Cash and cash equivalents increased by $72.5M. This is largely inconsistent with fraud. If Pretium were engaged in Worldcom-style fraudulent accounting where expenses were improperly capitalized into capex, then the capex number would be dramatically higher than $5.771M while the increase in cash would be closer to 0. Given how low capex is (even lower than what the feasibility study anticipated, which is $76.8M over the first four quarters of production)… I think that we can safely conclude that Pretium didn’t engage in Worldcom-style accounting for Q2. The market seems confident that the cash generation is real, sending the stock up 19% following the filing of financials on SEDAR. Needless to say, this development is not good for my short position.
I’m aware that there’s information on mining stocks from guys like Angry Geologist, Exploration Insights (Brent Cook and Joe Mazumdar) and investment bank analysts with mining degrees (P.Geo, P.Eng, etc.). The danger is this: just because they CAN perform due diligence doesn’t mean that they ACTUALLY perform due diligence. I don’t mean to be disrespectful to these people. (*I do understand that I am attacking their credibility.) However, they often come to conclusions without having access to key technical data. For example, Simon Dominy and Strathcona have unique views on Pretium’s Valley of Kings deposit. They had access to all of the sample tower data, including the sample tower data on the Cleo vein. Strathcona had access to the drill core so they could make their own interpretations about the lithology (Wikipedia) of the rocks and therefore the appropriate geological controls. If you don’t have access to accurate lithological information (e.g. pictures of all of the drillcore), then you cannot build a reasonable resource model. Insiders have this information. The investing public doesn’t. When mining professionals make conclusions without access to key technical data, you should take their opinion with a grain of salt.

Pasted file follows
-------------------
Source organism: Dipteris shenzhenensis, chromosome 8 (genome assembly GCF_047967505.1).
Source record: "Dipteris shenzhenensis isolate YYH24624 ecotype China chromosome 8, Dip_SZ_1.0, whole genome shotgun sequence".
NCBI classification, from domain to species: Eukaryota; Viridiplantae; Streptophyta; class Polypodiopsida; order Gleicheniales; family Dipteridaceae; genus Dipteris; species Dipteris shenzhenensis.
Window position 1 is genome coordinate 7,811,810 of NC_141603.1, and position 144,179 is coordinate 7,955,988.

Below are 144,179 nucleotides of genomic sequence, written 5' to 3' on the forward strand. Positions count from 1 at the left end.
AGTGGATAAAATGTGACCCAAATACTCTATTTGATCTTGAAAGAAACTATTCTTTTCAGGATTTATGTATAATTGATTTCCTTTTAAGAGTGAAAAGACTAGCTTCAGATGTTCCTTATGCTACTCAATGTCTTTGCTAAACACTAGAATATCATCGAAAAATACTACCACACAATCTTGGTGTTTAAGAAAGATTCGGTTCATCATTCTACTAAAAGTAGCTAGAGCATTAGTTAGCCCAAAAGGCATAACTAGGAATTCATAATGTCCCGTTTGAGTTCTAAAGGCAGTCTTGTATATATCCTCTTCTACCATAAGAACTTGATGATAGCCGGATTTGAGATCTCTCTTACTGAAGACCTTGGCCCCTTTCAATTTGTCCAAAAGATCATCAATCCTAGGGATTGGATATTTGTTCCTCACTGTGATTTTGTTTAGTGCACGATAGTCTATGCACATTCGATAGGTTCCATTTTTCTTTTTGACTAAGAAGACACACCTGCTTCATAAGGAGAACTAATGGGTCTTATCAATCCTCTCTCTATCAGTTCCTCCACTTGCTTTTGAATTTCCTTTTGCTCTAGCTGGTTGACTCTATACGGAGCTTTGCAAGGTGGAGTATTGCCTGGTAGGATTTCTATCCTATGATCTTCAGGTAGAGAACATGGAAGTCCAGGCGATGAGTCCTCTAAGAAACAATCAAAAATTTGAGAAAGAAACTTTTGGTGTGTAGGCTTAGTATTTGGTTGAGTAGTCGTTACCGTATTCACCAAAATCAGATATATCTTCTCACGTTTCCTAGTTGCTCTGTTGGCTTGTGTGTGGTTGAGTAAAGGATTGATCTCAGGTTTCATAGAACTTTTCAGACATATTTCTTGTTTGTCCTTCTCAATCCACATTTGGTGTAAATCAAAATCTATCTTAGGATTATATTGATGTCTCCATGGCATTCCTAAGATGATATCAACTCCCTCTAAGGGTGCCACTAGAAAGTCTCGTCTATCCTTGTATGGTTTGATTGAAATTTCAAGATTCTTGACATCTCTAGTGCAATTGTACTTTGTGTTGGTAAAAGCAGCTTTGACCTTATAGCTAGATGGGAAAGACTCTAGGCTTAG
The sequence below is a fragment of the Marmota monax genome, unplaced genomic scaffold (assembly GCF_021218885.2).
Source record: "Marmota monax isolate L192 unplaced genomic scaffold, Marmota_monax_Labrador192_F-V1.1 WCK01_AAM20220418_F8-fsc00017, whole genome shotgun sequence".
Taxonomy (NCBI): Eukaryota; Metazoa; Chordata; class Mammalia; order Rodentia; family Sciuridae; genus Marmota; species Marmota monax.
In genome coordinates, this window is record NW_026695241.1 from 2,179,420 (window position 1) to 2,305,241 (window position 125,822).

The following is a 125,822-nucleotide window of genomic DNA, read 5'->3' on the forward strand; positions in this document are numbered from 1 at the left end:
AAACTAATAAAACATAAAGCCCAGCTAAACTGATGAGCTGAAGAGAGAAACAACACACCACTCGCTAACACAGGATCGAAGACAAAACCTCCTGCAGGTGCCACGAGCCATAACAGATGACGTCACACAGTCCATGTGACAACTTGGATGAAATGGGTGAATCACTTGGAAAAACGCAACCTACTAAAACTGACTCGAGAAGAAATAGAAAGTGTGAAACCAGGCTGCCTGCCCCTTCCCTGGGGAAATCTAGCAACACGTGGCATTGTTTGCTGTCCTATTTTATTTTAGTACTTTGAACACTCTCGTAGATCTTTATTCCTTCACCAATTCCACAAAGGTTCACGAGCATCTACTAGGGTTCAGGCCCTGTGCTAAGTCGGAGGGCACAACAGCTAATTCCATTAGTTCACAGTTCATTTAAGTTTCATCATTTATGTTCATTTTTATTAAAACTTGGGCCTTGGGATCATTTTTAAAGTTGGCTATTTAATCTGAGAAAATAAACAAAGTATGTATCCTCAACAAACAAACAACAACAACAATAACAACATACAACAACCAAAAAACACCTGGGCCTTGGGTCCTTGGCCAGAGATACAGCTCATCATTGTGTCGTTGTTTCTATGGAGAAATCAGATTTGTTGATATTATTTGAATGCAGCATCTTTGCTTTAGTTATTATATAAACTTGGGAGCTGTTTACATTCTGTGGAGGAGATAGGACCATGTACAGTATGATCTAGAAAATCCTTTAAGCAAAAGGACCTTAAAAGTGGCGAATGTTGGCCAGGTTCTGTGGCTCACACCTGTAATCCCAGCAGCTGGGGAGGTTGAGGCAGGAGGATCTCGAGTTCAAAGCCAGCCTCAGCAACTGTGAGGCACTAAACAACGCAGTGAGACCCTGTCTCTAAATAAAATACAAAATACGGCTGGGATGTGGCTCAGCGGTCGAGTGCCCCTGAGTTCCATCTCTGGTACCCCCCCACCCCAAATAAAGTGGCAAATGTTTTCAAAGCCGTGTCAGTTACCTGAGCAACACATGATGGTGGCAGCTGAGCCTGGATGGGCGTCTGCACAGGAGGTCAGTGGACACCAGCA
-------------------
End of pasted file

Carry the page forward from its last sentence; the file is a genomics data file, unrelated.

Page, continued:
Secondly, one should question an analyst’s optimism about deposits. With the benefit of hindsight, we can figure out that mineral exploration has been a disaster since 2000. Past optimism about exploration stocks seems quite dubious with the benefit of 20/20 hindsight.
Pretium has reported excellent grades that are in line with their 2014 feasibility study and subsequent updates to their resource model.
- Q2 feed grade: 14.9 g/t gold
- Year 1 of feasibility study: 15.4 g/t
- Reserve update announced Dec 2016: 14.5 g/t
- H2 2018 guidance:
11.6g/t to 12.82g/t after recovery losses at 2900tpd operation. If recoveries are 97%, guidance implies 12.0g/t to 13.2g/t. 12.9 to 14.2 g/t. (EDIT 7/12/2018: Management stated that the guidance was based on 2700tpd on the conference call, so I should have calculated based on 2700tpd.)
The guidance range is insanely tight as it is roughly ±5% (200,000 to 220,000 ounces). Pretium has gone from complaining about the accuracy of the sample tower data, to saying that it would provide guidance at the end of 2017 and not do so, and now it is saying that it can predict production to within 5%. Simon Dominy’s paper (draft version with working images, final version), especially Table 9, is worth a read as this newfound level of precision is very suspicious to me.
My gut feeling remains the same: this story will not end well. There’s one way to validate or invalidate my short thesis. In the coming quarters, Pretium will release its financial statements. If the mine is the real deal, cash will pile up on the balance sheet. In theory, it’s possible for Pretium to cook the books a little simply by not reporting all of its liabilities. But there’s a limitation to that type of distortion, e.g. I can’t see how it would be possible to understate more than a quarter’s worth of expenses. Over the span of 1-2 years, the financials will paint a reasonably accurate picture as to the mine’s profitability so far. Looking at financials would therefore sidestep the issue as to whether or not the reported grades are real.